Cow hides drying in someone's front yard
Of the new foods we have the pleasure to taste are: poisson chaud froid (raw fish dribbled lightly with boiling olive oil at the last minute before serving), sashimi/carpaccio, sushi, kaku, (crushed breadfruit into dough eaten with coconut milk and poisson cru, a Tahitian specialty), popoi (manioc or breadfruit paste), pumpkin poe, boiled bananas, breadfruit fries, wild boar, local chestnuts (mape), firi firi (doughnuts), Tahitian cherry (pistas – often mistakenly called pistache) jelly, coconut bread, fermented coconut milk with either garlic or shrimp, etc.  Everything is gathered or purchased the day it is served, freshness at its best.  Marquesans do not generally eat deserts.  In most restaurants a full meal doesn’t include desert either.  Something we are mindful of when pricing out full meals at restaurants…  (thank goddess for a leftover Trader Joe chocolate bar!)


Cultural center Lucien Rookimitete - Where they have special events
Geckos and chickens are everywhere – both eagerly eating bugs; geckos mostly at nights, chickens during the day.  Roosters are prominent and although hardly heard when sleeping on the boat, are very loud once on land.  It takes us a while to get used to their crowing at all hours of day or night. 

Just like the paepae of ancient Marquesas, most activities are done out of doors even if under a roof.  There are no locked doors or windows on any of the homes we visited.  Kitchen, dining room, and living room are all on veranda-like areas of the home.  Only bedrooms and bathrooms are closed and private.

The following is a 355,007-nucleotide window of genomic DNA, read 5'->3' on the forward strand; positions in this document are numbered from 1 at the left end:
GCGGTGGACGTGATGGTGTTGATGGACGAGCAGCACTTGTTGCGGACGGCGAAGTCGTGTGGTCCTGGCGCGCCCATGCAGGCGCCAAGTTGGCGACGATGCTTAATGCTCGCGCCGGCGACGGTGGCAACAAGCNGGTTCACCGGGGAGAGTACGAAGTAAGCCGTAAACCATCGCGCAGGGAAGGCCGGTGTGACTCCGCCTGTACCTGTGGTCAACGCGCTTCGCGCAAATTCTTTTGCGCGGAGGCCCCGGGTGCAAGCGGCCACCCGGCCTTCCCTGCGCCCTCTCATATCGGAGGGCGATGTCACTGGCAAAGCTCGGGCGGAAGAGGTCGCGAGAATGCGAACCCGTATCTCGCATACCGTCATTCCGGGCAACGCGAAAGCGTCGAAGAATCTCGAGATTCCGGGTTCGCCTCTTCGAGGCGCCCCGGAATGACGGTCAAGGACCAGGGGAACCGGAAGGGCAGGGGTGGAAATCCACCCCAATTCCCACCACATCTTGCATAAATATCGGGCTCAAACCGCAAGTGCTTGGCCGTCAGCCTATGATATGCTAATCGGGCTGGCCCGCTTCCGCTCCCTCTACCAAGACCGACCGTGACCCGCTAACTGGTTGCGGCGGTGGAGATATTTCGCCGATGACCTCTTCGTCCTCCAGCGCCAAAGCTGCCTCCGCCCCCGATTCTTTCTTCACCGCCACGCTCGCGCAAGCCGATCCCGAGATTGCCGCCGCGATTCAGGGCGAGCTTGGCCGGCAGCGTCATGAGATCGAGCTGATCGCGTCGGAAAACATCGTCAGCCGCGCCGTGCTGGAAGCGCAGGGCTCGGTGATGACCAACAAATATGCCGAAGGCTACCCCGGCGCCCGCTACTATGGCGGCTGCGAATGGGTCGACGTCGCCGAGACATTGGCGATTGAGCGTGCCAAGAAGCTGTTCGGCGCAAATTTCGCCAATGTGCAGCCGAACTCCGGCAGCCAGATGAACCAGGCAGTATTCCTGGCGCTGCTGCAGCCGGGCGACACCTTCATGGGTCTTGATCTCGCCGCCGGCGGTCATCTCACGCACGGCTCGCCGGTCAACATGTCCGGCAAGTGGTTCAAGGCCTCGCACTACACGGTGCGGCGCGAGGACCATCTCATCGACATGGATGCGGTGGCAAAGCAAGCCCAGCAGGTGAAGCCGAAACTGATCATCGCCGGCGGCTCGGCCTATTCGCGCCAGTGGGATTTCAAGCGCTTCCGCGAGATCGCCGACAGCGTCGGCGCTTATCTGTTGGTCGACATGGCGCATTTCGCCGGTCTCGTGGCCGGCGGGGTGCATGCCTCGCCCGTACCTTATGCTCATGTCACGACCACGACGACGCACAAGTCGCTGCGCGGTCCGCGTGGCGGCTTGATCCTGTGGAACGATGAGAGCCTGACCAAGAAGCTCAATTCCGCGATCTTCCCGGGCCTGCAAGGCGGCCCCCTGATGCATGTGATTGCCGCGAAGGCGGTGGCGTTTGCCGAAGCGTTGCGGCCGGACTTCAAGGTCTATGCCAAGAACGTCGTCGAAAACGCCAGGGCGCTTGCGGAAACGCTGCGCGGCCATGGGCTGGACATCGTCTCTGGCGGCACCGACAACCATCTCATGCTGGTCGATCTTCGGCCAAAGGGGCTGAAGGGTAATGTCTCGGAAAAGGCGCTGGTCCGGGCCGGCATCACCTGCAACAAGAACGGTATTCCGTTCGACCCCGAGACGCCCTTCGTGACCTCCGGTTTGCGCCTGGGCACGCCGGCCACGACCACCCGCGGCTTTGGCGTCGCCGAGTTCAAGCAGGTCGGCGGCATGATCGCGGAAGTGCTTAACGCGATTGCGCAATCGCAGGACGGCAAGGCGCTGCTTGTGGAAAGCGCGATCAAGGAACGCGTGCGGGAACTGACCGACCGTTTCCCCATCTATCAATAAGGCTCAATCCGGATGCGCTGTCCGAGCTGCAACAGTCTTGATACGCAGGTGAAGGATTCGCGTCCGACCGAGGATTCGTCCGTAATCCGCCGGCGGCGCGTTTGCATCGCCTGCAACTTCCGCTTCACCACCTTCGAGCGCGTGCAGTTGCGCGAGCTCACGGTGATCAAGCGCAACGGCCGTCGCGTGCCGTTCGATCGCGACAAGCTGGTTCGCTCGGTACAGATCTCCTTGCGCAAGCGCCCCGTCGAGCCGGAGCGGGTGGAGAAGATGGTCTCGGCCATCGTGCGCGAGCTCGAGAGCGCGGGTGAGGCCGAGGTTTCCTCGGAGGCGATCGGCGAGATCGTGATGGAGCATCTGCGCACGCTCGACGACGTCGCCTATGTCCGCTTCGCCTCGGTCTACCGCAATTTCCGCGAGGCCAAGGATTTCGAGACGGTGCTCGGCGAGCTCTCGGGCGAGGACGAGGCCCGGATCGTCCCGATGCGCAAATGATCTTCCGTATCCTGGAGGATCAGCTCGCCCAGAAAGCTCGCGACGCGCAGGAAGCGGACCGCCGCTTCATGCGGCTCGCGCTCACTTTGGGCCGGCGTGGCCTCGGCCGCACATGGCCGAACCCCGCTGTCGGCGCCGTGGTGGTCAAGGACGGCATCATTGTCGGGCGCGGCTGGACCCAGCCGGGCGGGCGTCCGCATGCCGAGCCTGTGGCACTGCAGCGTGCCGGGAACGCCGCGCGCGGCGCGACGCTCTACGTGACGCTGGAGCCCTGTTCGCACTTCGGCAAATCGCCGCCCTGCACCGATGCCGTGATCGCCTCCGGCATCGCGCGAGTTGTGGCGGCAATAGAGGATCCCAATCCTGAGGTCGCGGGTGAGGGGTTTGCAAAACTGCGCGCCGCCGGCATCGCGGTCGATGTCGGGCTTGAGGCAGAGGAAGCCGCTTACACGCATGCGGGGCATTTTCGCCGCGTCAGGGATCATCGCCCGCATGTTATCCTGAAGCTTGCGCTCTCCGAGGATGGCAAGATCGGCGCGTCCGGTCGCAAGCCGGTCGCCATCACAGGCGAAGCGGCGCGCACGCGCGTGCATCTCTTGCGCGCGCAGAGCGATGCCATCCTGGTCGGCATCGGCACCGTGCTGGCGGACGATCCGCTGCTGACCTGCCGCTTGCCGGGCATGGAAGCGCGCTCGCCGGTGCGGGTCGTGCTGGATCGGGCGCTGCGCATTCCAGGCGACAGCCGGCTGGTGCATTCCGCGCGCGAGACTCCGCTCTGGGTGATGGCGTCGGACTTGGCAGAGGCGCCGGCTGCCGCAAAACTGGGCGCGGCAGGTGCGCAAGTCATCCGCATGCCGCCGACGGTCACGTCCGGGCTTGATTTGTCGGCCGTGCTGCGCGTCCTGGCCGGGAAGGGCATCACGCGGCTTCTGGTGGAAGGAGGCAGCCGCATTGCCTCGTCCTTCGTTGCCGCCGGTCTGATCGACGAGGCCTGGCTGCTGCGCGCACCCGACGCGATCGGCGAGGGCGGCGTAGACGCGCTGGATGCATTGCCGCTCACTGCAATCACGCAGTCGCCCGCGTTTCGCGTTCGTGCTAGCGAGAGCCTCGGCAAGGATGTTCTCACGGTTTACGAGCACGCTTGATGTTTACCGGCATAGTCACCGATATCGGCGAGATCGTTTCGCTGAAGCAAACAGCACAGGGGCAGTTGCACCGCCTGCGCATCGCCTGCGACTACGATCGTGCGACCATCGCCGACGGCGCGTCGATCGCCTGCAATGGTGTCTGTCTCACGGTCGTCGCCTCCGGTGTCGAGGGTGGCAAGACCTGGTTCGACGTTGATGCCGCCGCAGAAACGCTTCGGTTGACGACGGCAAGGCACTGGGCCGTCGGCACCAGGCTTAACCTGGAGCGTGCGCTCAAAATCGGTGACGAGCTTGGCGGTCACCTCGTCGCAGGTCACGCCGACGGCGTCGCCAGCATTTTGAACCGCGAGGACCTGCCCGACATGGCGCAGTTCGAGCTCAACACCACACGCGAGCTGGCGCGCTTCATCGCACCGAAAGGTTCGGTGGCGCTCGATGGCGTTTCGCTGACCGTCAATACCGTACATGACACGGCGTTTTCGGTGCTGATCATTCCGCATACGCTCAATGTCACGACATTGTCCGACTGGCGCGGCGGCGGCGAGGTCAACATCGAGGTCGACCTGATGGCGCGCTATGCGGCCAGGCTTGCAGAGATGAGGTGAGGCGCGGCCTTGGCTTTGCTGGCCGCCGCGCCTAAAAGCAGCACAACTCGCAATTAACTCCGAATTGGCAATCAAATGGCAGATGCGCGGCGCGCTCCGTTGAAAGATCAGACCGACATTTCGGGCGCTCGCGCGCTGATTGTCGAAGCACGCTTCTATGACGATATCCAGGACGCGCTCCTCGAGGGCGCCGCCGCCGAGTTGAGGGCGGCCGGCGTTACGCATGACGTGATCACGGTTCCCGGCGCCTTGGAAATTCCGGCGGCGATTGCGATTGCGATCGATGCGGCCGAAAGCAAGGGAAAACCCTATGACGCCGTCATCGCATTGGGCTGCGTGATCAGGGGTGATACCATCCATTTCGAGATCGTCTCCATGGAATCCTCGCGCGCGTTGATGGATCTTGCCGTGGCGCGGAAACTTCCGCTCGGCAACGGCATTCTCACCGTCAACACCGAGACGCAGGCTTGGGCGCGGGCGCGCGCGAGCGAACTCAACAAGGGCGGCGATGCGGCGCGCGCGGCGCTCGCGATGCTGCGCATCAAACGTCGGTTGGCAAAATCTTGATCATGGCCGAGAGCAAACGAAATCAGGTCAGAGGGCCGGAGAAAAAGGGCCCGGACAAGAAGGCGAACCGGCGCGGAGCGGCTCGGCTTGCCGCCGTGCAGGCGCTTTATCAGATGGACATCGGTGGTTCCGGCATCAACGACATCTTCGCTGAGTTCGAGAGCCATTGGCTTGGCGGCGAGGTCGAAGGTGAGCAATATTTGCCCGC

Nearly everywhere there are archaeological treasures there are huge banyan trees
More of the cultural center
We have a rainy weekend and decide to walk around town regardless enjoying the coolness the rain brings.  Everywhere we go we are reminded that rain means someone died and indeed that weekend a relative of the family we are staying with died.  It is part of a belief on these islands.  Many people invite us in their homes to dry off, to visit or to give us some pamplemousse, etc.  We meet so many open and friendly people. 


Alvane cooking urus (breadfruits) on coals
Urus are ready when the black skin starts turning white
Urus have a very tough thick skin - difficult to remove

Once removed the cooked center is pounded into sticky dough.  
Hands are kept cooled off with water (in the green bowl).